Charli XCX’s latest album, “Number 1 Angel” (2017), is a great cure for post-spring-break blues. The colorful, playful sound could combat the grayest of skies and the dirty slush that characterize late-March Boston weather. There is something about Charli XCX’s sex appeal that can transport an unhappy, cold student in New England to a steamy nightclub in Los Angeles.
If Charli’s previous album, “Sucker” (2014) is about glamour and rock and roll, “Number 1 Angel” ventures into the territories of hip-hop, rap and trap music. It is refreshing to hear Charli branch out and explore, but the style of “Sucker” works better with her sound. None of the tracks on Charli’s latest album quite top the fun of “Break The Rules,” “Boom Clap” and “Doing It.”
“Number 1 Angel” starts with “Dreamer,” a song that demonstrates Charli’s bad-girl attitude, confidence and candor. In addition to singer and rapper Starrah, the track features up-and-coming singer-songwriter Raye. The best moment in “Dreamer” is when Raye raps, “Yeah, this party’s kinda s— / Should we dip in your whip?” This line demonstrates the feminine apathy and arrogance that characterizes “Number 1 Angel.” This notion is reinforced by the title of the song “ILY2,” which reduces a powerful and meaningful phrase (‘I love you too’) to casual chat-speak.
Gwen Stefani’s influence on Charli XCX is clear in “Number 1 Angel.” Both singers have something dry and gravelly behind their voices, which is especially evident in Charli’s “Emotional.” Charli XCX contributed to Stefani’s 2016 album, “This Is What the Truth Feels Like,” demonstrating a reciprocal artistic relationship between the singers. “Number 1 Angel” could be considered the cocky and naïve younger sister of “This Is What the Truth Feels Like.”
The featured artists on “Number 1 Angel” were aptly picked. Starrah, Raye, MØ, Uffie, ABRA and cupcakKe form an intimidating musical clique. They add elements of rap and other vocal abilities that complement Charli’s abilities well.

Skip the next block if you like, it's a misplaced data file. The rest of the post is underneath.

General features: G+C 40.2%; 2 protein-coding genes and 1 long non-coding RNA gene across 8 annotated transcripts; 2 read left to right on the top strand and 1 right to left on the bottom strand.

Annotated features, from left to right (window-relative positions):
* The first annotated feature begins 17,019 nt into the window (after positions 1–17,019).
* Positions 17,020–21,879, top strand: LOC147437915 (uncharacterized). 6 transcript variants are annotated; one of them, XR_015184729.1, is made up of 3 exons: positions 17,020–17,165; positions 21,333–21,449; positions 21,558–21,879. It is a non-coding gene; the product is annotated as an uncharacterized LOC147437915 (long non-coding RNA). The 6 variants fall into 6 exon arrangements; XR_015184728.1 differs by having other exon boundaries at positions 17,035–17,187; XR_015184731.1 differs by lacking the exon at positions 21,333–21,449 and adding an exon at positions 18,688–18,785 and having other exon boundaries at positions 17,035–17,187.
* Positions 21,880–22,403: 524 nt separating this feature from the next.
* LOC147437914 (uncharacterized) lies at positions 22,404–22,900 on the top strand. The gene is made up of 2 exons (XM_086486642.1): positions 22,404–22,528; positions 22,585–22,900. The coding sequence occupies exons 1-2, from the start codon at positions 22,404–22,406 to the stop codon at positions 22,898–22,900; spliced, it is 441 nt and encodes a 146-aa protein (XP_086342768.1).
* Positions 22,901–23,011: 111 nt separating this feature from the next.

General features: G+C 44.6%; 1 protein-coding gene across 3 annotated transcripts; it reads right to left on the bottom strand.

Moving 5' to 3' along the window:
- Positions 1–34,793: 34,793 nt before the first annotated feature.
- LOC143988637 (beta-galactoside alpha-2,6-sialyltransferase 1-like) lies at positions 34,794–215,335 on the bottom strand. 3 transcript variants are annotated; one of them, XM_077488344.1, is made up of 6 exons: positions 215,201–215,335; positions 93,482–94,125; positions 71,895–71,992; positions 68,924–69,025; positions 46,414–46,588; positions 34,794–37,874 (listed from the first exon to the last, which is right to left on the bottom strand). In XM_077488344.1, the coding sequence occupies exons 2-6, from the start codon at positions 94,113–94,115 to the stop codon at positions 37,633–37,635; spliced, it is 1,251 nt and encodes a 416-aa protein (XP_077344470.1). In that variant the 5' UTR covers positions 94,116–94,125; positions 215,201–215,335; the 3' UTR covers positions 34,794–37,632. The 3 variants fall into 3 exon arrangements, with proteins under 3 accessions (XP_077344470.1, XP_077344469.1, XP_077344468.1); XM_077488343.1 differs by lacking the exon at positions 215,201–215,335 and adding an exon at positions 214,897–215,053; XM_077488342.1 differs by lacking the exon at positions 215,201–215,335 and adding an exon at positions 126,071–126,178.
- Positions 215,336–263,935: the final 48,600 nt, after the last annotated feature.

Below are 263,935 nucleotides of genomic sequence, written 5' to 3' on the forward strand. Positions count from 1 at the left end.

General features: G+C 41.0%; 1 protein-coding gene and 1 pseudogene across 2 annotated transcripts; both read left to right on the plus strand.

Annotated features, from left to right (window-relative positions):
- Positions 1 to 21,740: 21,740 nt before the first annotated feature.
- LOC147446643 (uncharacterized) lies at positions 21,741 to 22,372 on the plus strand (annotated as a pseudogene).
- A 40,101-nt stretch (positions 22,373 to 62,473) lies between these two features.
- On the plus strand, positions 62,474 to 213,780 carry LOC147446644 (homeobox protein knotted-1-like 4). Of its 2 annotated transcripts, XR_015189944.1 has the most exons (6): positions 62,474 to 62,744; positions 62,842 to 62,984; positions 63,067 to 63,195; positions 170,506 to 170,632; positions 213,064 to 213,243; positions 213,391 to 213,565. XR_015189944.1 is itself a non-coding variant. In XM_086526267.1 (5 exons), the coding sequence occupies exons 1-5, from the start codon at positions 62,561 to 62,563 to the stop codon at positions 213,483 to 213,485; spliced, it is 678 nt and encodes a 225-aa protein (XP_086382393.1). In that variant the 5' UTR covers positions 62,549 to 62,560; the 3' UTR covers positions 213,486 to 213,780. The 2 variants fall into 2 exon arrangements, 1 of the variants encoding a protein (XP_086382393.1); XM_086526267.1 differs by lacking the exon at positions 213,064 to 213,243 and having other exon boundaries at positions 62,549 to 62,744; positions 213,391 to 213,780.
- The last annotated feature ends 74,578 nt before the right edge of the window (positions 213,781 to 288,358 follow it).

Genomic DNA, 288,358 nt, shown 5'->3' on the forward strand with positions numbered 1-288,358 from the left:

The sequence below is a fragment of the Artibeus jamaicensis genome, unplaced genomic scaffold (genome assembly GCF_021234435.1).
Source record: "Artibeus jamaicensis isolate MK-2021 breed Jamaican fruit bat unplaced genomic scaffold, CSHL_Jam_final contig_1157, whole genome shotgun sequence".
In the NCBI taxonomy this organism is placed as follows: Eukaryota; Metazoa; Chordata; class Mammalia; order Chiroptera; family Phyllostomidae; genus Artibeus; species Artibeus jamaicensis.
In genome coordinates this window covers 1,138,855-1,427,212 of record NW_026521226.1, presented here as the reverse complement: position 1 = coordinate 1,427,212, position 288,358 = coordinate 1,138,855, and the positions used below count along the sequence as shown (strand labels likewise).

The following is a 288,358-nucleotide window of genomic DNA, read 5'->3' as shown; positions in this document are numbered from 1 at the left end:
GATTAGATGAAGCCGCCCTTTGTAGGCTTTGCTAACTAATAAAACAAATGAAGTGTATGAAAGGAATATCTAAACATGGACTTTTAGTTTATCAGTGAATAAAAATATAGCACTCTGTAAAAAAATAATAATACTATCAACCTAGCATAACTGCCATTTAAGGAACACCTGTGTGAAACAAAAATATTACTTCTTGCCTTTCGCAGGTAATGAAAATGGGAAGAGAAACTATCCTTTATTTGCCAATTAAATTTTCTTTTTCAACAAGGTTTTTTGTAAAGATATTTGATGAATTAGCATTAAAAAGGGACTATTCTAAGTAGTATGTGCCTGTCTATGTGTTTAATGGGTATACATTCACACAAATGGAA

The collaboration with cupcakKe in “Lipgloss” is particularly striking. cupcakKe’s verses are almost too bold, even by Charli’s standards. In the same breath, she raps “Serve you p—- for your lunch, so let me wear a hairnet” and “Yeah, we keep more eyes on us than the show iCarly.” Later, she says, “So sticky, Winnie The Pooh ain’t got shit on this.” The strange meld of raucous sexual imagery and references to children’s television shows is a bit too jarring. Charli’s repetition of the phrase “I keep it sticky icky like lipgloss” is also cringe-worthy.
The use of repetition ventures into irksome territory at some points in the album. For example, in “Babygirl,” Charli sings the line “I’ll be your baby girl, your baby girl” 18 times. The reaction of some listeners may be, ‘Okay, we get it.’ Repetition is sacred to pop music as an art form, and it certainly works well in some cases, such as Rihanna’s “Work” (2016), in which she somehow manages to inject emotion into the simple chant, “Work, work, work, work, work, work.” Unfortunately, Charli’s repetition does not achieve the same mastery.
Overall, “Number 1 Angel” is a bright and fun album, yet it does not offer anything new to mainstream pop music today. While certainly exploring new genres, Charli XCX ends up imitating other artists and trends.